TransCanada (NYSE:TRP), the Canadian energy company whose proposed Keystone XL Pipeline led to a clash between President Barack Obama and Congressional Republicans, announced today that they will begin building part of the pipeline.
Obama drew heat last month for blocking the entire Keystone XL Pipeline project, due to concerns about harming the environment in a section of Nebraska, and after Congress imposed a deadline on whether or not to issue a permit for the project. Obama said this rejection did not spell the end of the Keystone XL Pipeline project, and encouraged TransCanada to suggest an alternate route.
TransCanada plans to start construction on a $2.3 billion pipeline that will run from Cushing, Okla. to Port Arthur, Texas. Cushing is a major terminal point for crude oil, and Port Arthur sits on the Gulf of Mexico, near the Gulf Coast refinery complex. Because it is not a cross-border pipeline, this section does not require approval of the State Department, which was where the previous proposal got hung up.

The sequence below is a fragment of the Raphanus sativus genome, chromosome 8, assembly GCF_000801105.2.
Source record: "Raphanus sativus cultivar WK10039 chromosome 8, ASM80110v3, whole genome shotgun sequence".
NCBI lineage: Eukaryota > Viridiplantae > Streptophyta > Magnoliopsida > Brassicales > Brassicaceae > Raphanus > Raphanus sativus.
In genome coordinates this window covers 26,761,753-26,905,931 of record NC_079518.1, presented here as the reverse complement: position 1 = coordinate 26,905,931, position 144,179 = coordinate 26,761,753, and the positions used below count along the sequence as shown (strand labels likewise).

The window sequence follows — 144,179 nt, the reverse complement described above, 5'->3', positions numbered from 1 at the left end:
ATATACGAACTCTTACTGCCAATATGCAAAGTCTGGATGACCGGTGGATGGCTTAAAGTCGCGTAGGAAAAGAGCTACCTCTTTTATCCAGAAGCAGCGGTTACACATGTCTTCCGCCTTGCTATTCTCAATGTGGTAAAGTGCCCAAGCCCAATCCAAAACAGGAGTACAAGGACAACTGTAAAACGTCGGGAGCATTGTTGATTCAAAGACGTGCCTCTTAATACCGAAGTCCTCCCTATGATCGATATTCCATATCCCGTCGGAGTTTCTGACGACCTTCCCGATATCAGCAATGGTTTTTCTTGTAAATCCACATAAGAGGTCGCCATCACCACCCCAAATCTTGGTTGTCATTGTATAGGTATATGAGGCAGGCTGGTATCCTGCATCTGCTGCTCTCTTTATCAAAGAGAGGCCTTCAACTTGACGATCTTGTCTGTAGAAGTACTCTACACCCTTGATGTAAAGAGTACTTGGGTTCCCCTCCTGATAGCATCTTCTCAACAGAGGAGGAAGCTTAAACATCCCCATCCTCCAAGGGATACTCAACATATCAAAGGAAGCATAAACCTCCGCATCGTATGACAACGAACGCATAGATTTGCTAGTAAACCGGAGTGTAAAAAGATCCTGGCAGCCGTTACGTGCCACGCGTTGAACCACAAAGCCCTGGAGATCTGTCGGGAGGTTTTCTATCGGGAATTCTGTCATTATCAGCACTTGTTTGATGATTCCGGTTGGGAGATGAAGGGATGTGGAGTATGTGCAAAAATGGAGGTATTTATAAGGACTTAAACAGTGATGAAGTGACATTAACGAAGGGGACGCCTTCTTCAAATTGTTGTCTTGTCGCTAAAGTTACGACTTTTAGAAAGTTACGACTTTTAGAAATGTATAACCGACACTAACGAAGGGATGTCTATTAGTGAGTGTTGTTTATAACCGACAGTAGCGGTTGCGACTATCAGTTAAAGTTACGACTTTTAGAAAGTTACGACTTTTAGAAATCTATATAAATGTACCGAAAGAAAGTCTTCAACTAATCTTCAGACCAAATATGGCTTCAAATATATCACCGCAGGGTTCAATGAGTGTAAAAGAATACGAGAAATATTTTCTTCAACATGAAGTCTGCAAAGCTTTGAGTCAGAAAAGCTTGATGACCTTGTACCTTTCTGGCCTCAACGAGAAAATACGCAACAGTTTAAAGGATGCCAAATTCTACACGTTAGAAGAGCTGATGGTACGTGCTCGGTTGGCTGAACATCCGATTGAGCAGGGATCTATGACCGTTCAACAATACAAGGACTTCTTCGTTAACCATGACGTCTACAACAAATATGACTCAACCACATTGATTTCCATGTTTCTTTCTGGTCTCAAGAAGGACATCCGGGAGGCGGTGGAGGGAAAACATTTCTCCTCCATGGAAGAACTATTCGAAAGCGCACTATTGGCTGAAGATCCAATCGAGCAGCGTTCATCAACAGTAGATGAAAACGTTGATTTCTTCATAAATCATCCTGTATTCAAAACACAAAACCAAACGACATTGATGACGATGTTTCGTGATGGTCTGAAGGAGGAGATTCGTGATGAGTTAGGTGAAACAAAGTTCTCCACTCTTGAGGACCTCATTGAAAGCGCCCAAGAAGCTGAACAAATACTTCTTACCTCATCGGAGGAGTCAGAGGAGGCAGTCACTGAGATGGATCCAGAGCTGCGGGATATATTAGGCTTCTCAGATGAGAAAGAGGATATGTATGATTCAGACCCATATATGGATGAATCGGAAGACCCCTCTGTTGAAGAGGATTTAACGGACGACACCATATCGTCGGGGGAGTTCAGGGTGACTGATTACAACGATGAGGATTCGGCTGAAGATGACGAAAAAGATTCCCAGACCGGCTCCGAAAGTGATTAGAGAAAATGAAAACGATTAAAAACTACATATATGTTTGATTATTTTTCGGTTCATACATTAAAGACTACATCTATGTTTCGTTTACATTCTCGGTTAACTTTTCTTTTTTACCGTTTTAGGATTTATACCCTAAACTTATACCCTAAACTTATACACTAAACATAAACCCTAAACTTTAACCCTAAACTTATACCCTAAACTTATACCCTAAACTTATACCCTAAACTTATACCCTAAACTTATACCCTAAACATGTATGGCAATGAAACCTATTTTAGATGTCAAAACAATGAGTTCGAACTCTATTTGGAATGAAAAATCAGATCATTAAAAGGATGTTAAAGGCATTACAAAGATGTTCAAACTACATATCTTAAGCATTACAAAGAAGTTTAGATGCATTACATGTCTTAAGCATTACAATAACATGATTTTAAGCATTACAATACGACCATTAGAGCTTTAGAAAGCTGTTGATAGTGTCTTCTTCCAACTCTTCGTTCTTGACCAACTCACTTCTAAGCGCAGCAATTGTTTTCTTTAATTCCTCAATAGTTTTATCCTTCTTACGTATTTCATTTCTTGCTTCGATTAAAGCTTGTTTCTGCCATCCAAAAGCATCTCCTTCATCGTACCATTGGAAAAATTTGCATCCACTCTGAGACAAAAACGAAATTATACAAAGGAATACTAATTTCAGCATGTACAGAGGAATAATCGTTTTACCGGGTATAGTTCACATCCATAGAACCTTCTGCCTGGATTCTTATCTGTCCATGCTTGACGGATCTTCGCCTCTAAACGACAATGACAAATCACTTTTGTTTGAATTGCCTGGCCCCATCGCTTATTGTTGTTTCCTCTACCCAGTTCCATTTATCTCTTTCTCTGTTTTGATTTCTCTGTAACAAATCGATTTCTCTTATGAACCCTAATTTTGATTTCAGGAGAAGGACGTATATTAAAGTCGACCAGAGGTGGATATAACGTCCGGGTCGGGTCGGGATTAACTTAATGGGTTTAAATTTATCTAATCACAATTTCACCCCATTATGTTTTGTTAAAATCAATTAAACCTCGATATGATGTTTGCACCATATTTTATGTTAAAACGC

Political support for this segment of the pipeline is mixed. Supporters say it will add jobs, lower energy costs, and increase our energy supply, while detractors are against it for different reasons. Some say that extracting oil from oil sands — the source of much of the oil being shipped — and shipping it across a pipeline is bad for the environment, while others believe it might actually lead to higher crude oil prices.
TransCanada estimates that 4,000 jobs will be created by building the pipeline. Plans are still being developed for an alternate route for the full pipeline project.
Will building this section of the Keystone XL Pipeline lower our energy costs? Is it an unnecessary environmental risk? Let us know what you think at firstname.lastname@example.org.
— Benjamin Nanamaker, InvestorPlace Money & Politics Editor
The opinions contained in this column are solely those of the writer.
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